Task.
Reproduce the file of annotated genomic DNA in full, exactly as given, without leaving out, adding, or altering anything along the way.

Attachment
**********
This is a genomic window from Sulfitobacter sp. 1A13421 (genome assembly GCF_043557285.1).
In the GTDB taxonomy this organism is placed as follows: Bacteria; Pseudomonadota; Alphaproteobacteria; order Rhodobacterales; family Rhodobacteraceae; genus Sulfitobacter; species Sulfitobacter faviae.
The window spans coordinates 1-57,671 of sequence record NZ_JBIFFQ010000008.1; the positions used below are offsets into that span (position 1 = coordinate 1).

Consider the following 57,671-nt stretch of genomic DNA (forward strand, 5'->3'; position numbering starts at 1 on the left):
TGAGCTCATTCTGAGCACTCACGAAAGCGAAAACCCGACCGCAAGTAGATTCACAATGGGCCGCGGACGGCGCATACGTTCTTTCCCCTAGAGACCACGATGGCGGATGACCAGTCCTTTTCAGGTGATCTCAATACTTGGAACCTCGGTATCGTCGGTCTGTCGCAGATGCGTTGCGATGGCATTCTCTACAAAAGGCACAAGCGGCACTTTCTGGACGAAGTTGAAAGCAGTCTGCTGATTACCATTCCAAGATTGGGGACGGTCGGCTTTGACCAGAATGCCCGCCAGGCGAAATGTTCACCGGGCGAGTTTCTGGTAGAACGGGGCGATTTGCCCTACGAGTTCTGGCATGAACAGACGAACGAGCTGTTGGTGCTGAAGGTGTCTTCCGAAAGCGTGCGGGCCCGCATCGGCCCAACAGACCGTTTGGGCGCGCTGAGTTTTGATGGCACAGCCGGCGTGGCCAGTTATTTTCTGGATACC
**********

This is a genomic window from Sulfitobacter sp. 1A13421 (genome assembly GCF_043557285.1).
In the GTDB taxonomy this organism is placed as follows: Bacteria; Pseudomonadota; Alphaproteobacteria; order Rhodobacterales; family Rhodobacteraceae; genus Sulfitobacter; species Sulfitobacter faviae.
The window spans coordinates 1-57,671 of sequence record NZ_JBIFFQ010000008.1; the positions used below are offsets into that span (position 1 = coordinate 1).

Consider the following 57,671-nt stretch of genomic DNA (forward strand, 5'->3'; position numbering starts at 1 on the left):
TGAGCTCATTCTGAGCACTCACGAAAGCGAAAACCCGACCGCAAGTAGATTCACAATGGGCCGCGGACGGCGCATACGTTCTTTCCCCTAGAGACCACGATGGCGGATGACCAGTCCTTTTCAGGTGATCTCAATACTTGGAACCTCGGTATCGTCGGTCTGTCGCAGATGCGTTGCGATGGCATTCTCTACAAAAGGCACAAGCGGCACTTTCTGGACGAAGTTGAAAGCAGTCTGCTGATTACCATTCCAAGATTGGGGACGGTCGGCTTTGACCAGAATGCCCGCCAGGCGAAATGTTCACCGGGCGAGTTTCTGGTAGAACGGGGCGATTTGCCCTACGAGTTCTGGCATGAACAGACGAACGAGCTGTTGGTGCTGAAGGTGTCTTCCGAAAGCGTGCGGGCCCGCATCGGCCCAACAGACCGTTTGGGCGCGCTGAGTTTTGATGGCACAGCCGGCGTGGCCAGTTATTTTCTGGATACC